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Bible Commentaries

Arthur Peake's Commentary on the Bible
Genesis 38

 

 

Verses 1-30

Genesis 38. Judah and Tamar.—The source is J, but not the same stratum as that to which the Joseph story belongs. There is not room for the events either before or after the events of Genesis 37, nor does the Joseph narrative suggest that Judah left his brothers and lived the independent life here described. The chronology is quite inconsistent with the view that Genesis is a unity. Judah was roughly about twenty when Joseph, at the age at least of seventeen (Genesis 37:2), went into Egypt. The interval between that event and the journey of Jacob into Egypt was not more than twenty-two years. Within that period the whole of the events of this chapter have been crowded; moreover, Perez has two sons by its close (Genesis 46:12). To a certain extent the chapter contains tribal history. Judah at first consisted of the clans of Er, Onan, and Shelah, half-Hebrew, half-Canaanite. The two former largely died out; later, by a further fusion with Canaanites, the clans of Perez and Zerah arose. It is probably true that Judah had a large Canaanite element, and certainly till the time of David its ties with Israel were very loose. Tamar, however, is hardly the name of a clan. She is the clan-mother, whose desperate device for securing posterity for her first husband would be celebrated by her descendants whose existence it made possible, as the even more drastic measures of Lot's daughters were celebrated by Moab and Ammon (Genesis 19:30-38*). To us the whole story is extremely repulsive, but it is a mistake to impute our standards to the early Hebrews. It is surprising that Tamar lays the trap for Judah rather than Shelah, to whom she had a right. Partly it would be to bring home to Judah his fault in withholding Shelah from her (Genesis 38:26), partly to secure sons from the tribal fountain head. Judah was naturally chary of risking his last son with a woman who, as he would think, had proved fatal to his two brothers (cf. Sarah and her seven husbands in Tobit iii. 8). On the levirate marriage, see p. 109. The offspring of such a marriage was reckoned to the dead man, hence Onan's evasion of his duty.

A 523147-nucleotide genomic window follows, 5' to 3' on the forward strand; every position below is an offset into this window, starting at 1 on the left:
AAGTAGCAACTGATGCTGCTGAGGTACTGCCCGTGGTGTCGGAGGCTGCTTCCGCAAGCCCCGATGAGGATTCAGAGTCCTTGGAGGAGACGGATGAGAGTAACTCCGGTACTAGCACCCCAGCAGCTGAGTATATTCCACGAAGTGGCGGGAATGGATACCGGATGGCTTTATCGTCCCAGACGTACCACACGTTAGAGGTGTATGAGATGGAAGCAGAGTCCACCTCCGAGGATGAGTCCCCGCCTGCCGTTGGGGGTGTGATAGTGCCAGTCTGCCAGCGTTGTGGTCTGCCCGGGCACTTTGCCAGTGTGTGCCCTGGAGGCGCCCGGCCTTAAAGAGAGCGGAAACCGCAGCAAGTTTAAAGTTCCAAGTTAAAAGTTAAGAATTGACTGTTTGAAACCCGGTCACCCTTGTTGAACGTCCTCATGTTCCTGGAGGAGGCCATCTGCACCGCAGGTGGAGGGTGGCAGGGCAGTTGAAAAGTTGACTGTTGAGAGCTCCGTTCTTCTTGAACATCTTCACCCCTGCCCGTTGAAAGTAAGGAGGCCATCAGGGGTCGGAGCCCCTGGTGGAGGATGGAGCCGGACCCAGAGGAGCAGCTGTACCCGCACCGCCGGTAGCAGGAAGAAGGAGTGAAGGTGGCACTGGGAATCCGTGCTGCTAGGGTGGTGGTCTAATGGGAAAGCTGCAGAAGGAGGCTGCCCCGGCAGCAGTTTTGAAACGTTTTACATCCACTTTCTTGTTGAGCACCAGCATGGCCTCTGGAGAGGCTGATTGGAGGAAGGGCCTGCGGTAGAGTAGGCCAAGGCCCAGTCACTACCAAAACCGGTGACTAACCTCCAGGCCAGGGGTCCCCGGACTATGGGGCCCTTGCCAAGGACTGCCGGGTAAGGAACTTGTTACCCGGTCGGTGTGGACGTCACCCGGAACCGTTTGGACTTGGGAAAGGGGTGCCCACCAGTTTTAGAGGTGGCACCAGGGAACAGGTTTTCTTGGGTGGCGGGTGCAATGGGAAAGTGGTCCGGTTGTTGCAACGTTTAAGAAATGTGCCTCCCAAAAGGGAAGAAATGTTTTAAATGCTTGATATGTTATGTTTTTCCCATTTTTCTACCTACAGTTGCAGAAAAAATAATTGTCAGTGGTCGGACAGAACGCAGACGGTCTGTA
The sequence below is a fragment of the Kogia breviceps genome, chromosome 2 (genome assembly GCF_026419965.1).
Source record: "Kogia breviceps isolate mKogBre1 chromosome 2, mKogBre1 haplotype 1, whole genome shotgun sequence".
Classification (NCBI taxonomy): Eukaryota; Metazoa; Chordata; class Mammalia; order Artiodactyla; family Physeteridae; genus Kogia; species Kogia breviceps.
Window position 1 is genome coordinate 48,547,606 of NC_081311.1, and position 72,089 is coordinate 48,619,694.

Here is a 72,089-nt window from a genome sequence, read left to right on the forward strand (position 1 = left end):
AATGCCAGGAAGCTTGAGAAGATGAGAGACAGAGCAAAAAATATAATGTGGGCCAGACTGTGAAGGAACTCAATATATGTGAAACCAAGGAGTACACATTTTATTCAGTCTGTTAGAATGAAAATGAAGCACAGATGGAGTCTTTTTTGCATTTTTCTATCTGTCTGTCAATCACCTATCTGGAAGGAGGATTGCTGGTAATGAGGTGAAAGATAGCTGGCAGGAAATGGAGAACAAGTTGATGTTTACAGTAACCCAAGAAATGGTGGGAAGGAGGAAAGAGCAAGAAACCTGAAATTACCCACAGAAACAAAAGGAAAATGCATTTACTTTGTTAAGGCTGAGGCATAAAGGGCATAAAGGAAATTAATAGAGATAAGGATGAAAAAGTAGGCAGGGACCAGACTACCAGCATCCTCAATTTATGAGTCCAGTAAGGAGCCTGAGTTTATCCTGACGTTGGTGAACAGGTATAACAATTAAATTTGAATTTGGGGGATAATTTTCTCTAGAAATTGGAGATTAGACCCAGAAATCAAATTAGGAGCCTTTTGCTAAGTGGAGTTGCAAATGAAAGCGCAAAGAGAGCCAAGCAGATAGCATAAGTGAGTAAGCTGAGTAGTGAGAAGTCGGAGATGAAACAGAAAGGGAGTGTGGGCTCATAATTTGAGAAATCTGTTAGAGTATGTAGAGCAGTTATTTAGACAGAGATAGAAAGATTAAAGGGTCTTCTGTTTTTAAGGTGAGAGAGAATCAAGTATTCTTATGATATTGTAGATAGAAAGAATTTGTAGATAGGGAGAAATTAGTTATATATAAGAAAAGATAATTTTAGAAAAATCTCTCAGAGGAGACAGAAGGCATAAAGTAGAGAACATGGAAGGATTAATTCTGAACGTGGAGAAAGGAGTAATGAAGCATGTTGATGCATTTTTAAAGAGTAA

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Bibliography Information
Peake, Arthur. "Commentary on Genesis 38:4". "Arthur Peake's Commentary on the Bible ". https://www.studylight.org/commentaries/pfc/genesis-38.html. 1919.

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